54. - Tailwind / Icy Wind / Thunder Wave / Trick Room - Similarly to Singles, having the first move is almost always more advantageous than attacking second. Tailwind, Icy Wind, and Trick Room are prevalent moves to control Speed and attack first. Even though 4-5 turns go awfully quick in Singles to do anything productive, in Doubles it is usually half the game or more! Icy Wind (or Electroweb) is also an amazing utility move, a spread move that drops BOTH enemies' Speed by one stage.
  56. - Move Order - Who moves first is often a frequently confused topic, since a Pokemon's Speed can change in the middle of a turn, making faster Pokemon slower. As of Sword and Shield, move order is no longer pre-determined at the beginning of the turn and is dynamically determined, so any changes in the Pokemon's Speed will affect move order on the turn they occur. Here are some scenarios:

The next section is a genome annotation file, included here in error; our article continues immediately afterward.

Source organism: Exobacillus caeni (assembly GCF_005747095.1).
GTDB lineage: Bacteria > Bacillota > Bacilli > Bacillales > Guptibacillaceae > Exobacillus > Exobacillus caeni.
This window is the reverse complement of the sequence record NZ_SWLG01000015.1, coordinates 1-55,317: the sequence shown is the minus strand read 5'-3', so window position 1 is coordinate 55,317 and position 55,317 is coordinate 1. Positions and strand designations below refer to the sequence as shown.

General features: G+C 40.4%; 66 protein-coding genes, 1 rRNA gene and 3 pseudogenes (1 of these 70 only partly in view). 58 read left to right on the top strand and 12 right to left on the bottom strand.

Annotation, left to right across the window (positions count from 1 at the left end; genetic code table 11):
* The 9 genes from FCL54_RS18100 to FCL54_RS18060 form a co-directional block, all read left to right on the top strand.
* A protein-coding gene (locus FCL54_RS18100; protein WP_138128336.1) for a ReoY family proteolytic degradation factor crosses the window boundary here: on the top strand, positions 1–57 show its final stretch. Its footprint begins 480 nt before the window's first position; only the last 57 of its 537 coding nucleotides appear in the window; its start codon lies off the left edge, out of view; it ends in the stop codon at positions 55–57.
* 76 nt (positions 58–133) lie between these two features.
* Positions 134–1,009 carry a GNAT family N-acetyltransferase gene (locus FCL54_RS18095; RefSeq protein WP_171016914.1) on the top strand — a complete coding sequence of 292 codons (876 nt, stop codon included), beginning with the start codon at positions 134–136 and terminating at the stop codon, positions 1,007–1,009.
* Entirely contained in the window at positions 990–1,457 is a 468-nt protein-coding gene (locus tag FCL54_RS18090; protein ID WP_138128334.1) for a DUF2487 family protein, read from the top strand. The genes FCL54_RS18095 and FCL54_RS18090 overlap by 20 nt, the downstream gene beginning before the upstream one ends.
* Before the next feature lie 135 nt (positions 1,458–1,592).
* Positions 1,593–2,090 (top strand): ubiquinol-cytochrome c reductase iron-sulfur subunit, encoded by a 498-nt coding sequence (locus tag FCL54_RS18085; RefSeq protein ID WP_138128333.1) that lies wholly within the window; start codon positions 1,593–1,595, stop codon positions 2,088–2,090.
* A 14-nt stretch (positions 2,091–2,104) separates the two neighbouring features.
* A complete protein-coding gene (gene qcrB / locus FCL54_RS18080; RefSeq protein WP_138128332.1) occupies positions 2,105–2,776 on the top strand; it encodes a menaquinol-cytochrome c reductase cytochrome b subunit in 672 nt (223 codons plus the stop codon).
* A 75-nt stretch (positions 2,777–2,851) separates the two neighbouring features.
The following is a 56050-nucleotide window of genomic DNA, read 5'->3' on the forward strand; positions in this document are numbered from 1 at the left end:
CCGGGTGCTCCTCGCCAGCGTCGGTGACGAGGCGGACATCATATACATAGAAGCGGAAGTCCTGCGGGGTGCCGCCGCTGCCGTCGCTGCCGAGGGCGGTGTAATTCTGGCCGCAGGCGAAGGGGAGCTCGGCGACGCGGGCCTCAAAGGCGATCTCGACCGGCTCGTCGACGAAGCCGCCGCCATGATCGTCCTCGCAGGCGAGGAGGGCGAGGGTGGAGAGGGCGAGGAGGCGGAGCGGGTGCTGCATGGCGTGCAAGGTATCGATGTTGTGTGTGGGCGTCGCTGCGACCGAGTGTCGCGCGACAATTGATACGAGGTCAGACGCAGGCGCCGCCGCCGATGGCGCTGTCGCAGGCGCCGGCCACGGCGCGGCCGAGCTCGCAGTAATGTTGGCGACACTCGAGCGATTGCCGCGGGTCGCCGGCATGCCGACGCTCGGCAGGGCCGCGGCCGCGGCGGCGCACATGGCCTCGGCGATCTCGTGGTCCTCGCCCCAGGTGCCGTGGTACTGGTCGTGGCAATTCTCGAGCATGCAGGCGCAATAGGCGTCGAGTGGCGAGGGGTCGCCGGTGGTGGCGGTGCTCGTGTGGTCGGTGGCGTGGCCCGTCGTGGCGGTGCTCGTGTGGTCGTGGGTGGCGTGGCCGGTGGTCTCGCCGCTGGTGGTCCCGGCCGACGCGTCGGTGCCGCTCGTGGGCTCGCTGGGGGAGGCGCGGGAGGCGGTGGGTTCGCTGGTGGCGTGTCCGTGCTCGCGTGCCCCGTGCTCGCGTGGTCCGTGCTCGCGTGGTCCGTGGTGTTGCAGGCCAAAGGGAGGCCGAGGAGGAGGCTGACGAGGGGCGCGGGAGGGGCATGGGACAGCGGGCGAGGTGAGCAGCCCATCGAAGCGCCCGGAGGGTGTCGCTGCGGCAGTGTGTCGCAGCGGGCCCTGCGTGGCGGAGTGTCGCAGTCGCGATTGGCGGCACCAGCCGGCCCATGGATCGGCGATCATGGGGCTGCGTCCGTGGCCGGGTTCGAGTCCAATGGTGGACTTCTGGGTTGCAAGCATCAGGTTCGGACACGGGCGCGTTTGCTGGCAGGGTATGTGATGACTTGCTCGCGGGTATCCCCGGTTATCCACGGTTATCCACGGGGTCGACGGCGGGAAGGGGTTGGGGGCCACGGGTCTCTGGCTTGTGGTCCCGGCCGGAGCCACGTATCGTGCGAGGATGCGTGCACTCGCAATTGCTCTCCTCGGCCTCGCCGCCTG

57.     - Your Prankster Whimsicott sets up Tailwind. Your max Speed Obstagoon will move before the opponent's max Speed        
  58.       Charizard that turn.
  59.     - Your Prankster Grimmsnarl paralyzes the opposing max Speed Cinderace with Thunder Wave. Your max Speed Chandelure
  60.       will move before Cinderace that turn.
  61.     - Your Choice Scarf Abomasnow uses Icy Wind against an opposing max Speed Gengar. Your max Speed Polteageist will move
  62.       before your opponent's Gengar.
  63.     - You switch in your Ninetales and summon sun. Venusaur's Chlorophyll kicks in immediately.